Apushatayid: Sure. Chareid El D’var Hashem.

    #1098082
    zahavasdad
    Participant

    My definition of Charedi are either Chassidim or Litvish (Lakewood and the Like) people.

    Chabad and Chofetz Chaim IMO would count as Charedi

    #1098083
    musser zoger
    Participant

    Chareidi comes from the Latin word chardos meaning “narrow minded and intolerant.”

    #1098084

    who cares what you define yourself as or what you wear?

    “That which is despicable to you, do not do to your fellow, this is the whole Torah, and the rest is commentary, go and learn it.”

    #1098085
    akuperma
    Participant

    If you use a narrow definition of “Orthodox” (for example, man always covers his head even at work, married women likewise – perhaps including refraining from discussing secular business and politics and Shabbos), and then use a broad definition of Hareidim (holds that if halacha conflicts with Israeli law, which includes orders in the army, halacha must be followed at all all times) – then I wouldn’t be surprised is 80% of “Orthodox” are “Hareidi”.

    But if you include as Orthodox people who merely refuse to go to work on Shabbos and don’t do malachos on Shabbos, hold by checking ingedients not just checking hechsherim, wear a yarmulke only for davening, etc.) and limit Hareidim to those who refuse to participate in any aspect of the secular economy, insist on dressing in a way that isolates them from the rest of the world, etc. – the the Hareidi percentage falls.

    #1098086
    avhaben
    Participant

    Chareidi just means someone who follows the generic default traditional manner of being a frum Jew.

    #1098087
    yitayningwut
    Participant

    musser zoger – rotfl

    (not that i agree, it was just funny :D)

    #1098088
    musser zoger
    Participant

    yitayningwut,

    Was meant to be funny.Chareidim in general are not narrow minded and intolerant. But seriously, if all I knew about Chareidim was from YWN and the coffee room I would think them being narrow minded and intolerant is a generous description. Some on YWN who indicate they adhere to Chareidi Yiddishkeit come off as downright mean and intolerant of differing views of Orthodox Judaism. a non-frum Jew would be repulsed from and not drawn to Yiddishkeit.

    #1098089
    OneOfMany
    Participant

    New rule: only 1 modifier per noun.

    #1098090
    apushatayid
    Participant

    If one incorporates all definitions, then for sure 70% is charedi. Probably more.

    #1098091
    writersoul
    Member

    “There was a protest in Washington DC on the national lawn for Israel in 2003 I think, Over 300,000 jews (mostly MO) attended, While you could claim the Salute to Israel parade is free, It cost money and time to get to Washington DC. (More than $10 and more than 4 hours of your time)”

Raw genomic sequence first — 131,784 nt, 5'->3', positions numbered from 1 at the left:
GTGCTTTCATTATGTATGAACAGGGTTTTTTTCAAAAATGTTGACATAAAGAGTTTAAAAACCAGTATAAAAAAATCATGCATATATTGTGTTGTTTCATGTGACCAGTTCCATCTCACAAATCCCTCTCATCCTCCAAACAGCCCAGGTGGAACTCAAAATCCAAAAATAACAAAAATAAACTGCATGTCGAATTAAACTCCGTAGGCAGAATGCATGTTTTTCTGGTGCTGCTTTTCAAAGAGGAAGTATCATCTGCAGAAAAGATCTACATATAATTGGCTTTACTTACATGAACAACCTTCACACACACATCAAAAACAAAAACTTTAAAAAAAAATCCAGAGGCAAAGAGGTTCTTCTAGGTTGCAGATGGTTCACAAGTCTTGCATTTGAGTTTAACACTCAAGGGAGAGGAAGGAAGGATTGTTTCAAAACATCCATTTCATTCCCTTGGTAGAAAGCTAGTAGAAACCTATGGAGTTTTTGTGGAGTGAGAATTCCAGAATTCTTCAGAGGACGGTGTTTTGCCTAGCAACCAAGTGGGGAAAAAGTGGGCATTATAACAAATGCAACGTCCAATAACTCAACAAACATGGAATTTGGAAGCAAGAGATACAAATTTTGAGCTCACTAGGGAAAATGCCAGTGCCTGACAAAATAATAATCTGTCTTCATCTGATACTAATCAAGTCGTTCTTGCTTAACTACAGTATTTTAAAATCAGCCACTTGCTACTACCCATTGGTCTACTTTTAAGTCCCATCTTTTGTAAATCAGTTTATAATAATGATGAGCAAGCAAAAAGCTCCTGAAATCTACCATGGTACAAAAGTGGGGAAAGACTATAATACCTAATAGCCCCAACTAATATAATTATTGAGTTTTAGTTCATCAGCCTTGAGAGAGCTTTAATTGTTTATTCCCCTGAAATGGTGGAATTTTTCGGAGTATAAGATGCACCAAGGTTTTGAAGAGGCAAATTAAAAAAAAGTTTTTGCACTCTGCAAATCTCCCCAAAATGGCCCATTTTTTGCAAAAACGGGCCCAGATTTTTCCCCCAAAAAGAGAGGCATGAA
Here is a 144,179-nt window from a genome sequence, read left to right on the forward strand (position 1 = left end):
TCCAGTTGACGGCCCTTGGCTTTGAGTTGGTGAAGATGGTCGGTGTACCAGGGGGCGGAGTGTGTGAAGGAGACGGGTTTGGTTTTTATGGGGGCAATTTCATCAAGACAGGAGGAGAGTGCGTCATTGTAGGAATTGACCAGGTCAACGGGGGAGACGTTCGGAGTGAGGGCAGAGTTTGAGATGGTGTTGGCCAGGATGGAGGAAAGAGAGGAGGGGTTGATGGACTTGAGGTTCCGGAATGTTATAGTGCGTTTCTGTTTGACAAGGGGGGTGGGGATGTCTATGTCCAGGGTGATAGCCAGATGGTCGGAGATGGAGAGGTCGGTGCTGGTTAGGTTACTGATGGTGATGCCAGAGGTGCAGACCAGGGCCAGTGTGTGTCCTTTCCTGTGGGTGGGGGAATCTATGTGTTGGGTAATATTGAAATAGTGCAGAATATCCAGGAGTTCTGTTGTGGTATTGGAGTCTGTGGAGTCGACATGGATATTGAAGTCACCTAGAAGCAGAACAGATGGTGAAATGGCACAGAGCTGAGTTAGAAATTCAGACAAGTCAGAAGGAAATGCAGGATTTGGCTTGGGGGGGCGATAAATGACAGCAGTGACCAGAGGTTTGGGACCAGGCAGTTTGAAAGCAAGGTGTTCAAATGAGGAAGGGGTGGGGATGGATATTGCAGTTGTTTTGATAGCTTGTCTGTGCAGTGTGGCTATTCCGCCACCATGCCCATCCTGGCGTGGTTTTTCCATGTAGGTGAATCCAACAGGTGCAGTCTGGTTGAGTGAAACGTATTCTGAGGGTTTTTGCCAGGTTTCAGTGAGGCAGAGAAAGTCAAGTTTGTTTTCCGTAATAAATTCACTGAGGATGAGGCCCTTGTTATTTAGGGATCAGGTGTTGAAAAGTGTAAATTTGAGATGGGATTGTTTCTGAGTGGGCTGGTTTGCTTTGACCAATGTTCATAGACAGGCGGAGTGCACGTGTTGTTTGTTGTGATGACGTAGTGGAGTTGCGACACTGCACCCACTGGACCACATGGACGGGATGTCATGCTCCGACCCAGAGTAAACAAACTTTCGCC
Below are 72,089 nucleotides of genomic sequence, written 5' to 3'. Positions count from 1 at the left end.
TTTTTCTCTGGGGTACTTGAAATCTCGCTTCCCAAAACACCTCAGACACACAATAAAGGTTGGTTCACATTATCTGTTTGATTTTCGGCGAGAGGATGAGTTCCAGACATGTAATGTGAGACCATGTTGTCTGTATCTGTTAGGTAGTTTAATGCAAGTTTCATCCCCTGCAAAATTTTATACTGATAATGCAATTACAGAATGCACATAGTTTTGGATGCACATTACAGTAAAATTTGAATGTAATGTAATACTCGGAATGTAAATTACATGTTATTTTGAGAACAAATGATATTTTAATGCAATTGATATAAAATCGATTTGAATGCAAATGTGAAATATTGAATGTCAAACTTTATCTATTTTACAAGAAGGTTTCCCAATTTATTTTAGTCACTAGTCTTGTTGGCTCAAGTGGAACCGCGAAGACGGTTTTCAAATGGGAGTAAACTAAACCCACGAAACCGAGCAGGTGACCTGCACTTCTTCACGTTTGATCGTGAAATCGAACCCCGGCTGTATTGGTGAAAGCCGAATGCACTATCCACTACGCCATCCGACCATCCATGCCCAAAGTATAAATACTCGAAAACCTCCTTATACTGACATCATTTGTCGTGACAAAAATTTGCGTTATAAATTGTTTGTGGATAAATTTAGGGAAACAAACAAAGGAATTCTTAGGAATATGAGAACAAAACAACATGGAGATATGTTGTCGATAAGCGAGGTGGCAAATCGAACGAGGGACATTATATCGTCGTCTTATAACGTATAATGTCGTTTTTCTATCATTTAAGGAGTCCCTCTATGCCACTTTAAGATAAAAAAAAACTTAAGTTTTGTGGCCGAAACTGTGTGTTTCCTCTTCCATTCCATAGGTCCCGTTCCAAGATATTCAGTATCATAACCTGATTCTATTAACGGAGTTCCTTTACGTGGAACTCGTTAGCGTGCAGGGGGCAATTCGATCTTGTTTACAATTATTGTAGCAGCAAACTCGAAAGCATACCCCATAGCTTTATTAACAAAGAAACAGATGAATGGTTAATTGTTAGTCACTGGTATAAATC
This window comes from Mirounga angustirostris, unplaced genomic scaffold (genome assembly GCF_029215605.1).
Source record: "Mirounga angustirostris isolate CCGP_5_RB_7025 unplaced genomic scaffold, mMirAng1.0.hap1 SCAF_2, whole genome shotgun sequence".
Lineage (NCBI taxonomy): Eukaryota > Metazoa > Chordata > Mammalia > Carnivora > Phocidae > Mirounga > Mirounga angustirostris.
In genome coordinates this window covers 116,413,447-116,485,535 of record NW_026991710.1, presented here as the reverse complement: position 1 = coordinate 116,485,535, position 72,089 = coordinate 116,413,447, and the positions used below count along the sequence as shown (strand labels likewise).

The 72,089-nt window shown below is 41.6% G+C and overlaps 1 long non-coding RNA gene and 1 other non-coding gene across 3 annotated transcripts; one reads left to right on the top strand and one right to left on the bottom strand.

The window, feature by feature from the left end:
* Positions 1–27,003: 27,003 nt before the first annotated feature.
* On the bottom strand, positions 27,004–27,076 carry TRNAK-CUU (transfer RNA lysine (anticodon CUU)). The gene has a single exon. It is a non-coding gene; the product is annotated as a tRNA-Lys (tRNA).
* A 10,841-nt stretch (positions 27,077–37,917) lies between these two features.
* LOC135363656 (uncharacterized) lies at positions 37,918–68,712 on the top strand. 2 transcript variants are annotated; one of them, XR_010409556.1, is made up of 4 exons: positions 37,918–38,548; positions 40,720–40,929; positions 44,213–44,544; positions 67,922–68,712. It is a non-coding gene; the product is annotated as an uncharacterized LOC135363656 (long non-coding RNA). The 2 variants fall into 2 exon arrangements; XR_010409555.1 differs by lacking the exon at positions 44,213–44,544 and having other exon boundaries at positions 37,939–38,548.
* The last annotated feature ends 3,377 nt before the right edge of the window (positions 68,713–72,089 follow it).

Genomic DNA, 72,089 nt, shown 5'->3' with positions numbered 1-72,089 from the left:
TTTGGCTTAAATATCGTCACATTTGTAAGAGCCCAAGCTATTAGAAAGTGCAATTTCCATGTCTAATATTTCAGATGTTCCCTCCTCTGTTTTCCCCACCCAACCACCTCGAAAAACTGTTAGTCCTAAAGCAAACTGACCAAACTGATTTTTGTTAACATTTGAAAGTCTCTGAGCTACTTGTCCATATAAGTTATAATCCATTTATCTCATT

Hey, my uncle and cousins went to that one, and they’re not MO.

    At least, I don’t think they are. Seeing as I’m utterly perplexed as to the meaning of chareidi and MO and dati leumi and Zionist and stuff like that, I don’t know what they are. I don’t even know what I am, and quite frankly, I don’t care.

    Please don’t define those terms for me. I don’t think we need all those labels.

    #1098092
    yytz
    Participant

    For men, charedi means an Orthodox Jew who wears a black hat or at least a white shirt with a black velvet kippah. For women, it means either being married to a man who fits that description, or for unmarried women, identifying with a charedi community (Yeshivish or Chassidic). Often, for women it also means having somewhat stricter tzniut standards (ie, always wearing tights, longer skirts, etc.)

    For men, Modern Orthodox just means someone who belongs to an Orthodox shul, and identifies as Orthodox, but doesn’t wear a charedi uniform. (Not all who belong to Orthodox shuls are Orthodox.) For women, Modern Orthodox means being married to one of these men, or for single women, considering themselves a part of the MO community.

    In Israel, if you belong to an Orthodox shul but don’t wear the charedi uniform then you’re dati leumi, national religious (unless you’re not very nationalistic, then you might use the term modern Orthodox).

    There are many other dimensions of the charedi/MO definition (chumros, mysticism/rationalism, hashkafa related to israel, careers, education, science, da’as torah, feminism, etc.) but since the most visible thing is clothing (and which shul you belong to), that’s the main thing people will use to put you in a category. When you get beyond the clothing, it’s all mixed up and many people will look MO in one dimension and charedi in another.

    #1098093
    apushatayid
    Participant

    “For men, charedi means an Orthodox Jew who wears a black hat or at least a white shirt with a black velvet kippah”

    Hmmm…This back hat, is it brim up or down? Pinched or unpinched? What if one substitutes a streimel on shabbos, does that constitute an extra level of charediness or perhaps detract from it? This white shirt, does french cuffed add or detract from the charediness? white on white a mayyla or a chisaron? and the yarmulka, what of one chooses to wear a black kippa that is not velvet? or a blue velvet one? would calling it a kippa detract from the charediness of a person? would calling it a kappel or yarmulka increases ones charedi factor in any way?

    #1098095
    Naysberg
    Member

    Wow, my numbers need revising. They’ve rented another arena and now sold out 65,000 seats for a men-only gathering! Double that if women could’ve come. Add 25% for the children under 19 who aren’t being given tickets and the elderly and infirm. Figure if even 2/3 of Chareidim in the metro area are attending the Asifa (its probably less than 2/3), then you need to add an additional 50% to the numbers for those who chose to skip it or couldn’t come. (50% is the missing third.) Count all the Chareidim from other cities and countries.